A new J.R.R. Tolkien book hits shelves, 100 years after it was conceived


Good news for “Lord of the Rings” fans: A new book by J.R.R. Tolkien hit shelves Thursday, a century after the fantasy author first started working on it.

“Beren and Lúthien,” a story that Tolkien recounted in a chapter of his posthumously published “The Silmarillion,” was edited by his son Christopher Tolkien.

Christopher also edited “The Silmarillion” and has worked on other books published after his father’s death in 1973.


The novel contains illustrations by Alan Lee, the British artist who won an Academy Award in 2004 for art direction for the film “The Lord of the Rings: The Return of the King.”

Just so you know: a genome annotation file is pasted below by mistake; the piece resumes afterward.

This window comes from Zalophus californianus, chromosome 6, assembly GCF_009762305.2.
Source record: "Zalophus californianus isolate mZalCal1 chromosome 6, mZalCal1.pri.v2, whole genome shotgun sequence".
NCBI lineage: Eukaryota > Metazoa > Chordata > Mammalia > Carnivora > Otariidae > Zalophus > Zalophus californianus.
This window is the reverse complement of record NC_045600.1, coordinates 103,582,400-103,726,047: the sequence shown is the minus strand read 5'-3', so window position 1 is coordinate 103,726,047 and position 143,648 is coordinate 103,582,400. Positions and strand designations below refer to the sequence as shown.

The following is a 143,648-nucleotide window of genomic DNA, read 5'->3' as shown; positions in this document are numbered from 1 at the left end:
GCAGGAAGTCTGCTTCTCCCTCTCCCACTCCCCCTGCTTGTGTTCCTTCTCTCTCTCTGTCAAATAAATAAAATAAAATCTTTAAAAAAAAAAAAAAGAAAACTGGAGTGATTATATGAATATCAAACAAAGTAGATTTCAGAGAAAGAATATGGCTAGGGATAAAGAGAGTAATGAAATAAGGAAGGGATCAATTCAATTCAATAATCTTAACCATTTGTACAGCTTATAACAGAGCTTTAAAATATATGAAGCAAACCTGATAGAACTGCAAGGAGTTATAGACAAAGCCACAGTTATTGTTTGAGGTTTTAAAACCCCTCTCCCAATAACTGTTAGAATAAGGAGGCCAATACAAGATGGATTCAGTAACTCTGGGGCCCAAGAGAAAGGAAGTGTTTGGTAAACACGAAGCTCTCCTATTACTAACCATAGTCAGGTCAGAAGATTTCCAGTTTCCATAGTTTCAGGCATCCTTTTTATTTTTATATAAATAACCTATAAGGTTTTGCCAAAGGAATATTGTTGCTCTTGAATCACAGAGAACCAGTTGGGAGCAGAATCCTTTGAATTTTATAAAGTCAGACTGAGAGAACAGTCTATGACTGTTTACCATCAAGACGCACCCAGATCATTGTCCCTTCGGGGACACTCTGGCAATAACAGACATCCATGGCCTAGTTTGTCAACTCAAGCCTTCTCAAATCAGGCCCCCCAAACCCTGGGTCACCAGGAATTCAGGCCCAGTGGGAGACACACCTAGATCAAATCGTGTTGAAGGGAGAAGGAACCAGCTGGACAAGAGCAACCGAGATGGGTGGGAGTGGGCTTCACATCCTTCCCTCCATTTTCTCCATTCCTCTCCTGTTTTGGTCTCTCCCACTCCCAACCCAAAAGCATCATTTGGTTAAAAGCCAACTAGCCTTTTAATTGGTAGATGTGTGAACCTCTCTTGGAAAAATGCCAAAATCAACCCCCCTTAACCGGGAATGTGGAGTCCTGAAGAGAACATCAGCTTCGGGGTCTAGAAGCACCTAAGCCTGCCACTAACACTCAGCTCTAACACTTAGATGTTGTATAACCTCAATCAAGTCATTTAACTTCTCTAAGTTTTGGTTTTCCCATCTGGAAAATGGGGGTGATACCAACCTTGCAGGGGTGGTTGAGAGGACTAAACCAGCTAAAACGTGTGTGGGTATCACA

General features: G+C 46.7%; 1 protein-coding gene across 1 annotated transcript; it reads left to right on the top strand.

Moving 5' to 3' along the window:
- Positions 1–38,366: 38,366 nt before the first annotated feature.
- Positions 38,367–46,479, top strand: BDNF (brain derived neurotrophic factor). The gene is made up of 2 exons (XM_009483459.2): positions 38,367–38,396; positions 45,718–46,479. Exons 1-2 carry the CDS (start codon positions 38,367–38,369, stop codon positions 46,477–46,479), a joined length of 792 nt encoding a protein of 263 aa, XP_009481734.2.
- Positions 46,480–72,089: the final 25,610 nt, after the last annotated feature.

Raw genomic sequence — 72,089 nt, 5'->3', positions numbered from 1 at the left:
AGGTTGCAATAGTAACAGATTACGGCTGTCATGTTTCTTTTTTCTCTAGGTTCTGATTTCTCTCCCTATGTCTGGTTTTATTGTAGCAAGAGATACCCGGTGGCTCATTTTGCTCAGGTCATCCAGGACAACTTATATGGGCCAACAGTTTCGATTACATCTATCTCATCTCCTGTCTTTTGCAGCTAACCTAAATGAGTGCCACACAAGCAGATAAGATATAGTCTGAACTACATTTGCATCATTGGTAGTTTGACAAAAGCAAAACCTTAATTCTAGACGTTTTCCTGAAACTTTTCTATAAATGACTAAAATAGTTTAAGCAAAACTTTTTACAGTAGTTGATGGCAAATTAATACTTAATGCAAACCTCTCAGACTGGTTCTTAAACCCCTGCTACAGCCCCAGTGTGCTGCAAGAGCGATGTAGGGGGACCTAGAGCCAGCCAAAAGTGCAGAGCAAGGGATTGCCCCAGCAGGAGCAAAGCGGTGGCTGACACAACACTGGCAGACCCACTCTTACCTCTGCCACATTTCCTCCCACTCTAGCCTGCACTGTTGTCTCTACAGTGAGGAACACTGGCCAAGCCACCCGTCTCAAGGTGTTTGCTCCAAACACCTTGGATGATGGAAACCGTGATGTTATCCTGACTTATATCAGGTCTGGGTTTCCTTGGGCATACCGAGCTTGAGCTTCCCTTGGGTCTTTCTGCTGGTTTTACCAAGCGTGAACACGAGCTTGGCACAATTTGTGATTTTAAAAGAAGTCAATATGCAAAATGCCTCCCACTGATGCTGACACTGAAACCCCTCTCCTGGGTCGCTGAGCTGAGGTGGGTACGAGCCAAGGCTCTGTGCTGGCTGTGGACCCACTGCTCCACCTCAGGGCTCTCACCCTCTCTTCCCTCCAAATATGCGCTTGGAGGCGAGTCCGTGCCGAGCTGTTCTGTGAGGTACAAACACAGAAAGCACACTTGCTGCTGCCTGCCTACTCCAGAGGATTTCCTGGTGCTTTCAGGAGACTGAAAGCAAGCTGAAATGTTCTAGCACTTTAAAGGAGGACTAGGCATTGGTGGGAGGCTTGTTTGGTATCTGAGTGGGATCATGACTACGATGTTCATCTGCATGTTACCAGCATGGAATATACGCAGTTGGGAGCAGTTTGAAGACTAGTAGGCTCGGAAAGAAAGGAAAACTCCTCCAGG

“Beren and Lúthien” is set in the Middle Earth world, several thousand years before the “Lord of the Rings” books. The novel tells the story of a romance between Beren, a human, and Lúthien, an elf.

Tolkien biographer John Garth told the BBC that the author conceived the story while recovering from trench fever contracted while serving in World War I.

“He’d lost two of his dearest friends on the Somme, and you can imagine he must have been inside as much of a wreck as he was physically,” Garth said.

The story was likely meant as a tribute to Tolkien’s wife, Edith. The headstone that marks the grave where Tolkien and his wife are buried is engraved with the names of Beren and Lúthien.


“Beren and Lúthien” was published June 1 by Houghton Mifflin Harcourt. The book seems to be on its way to becoming a hit; as of Thursday morning, it was ranked No. 6 among all books on Amazon.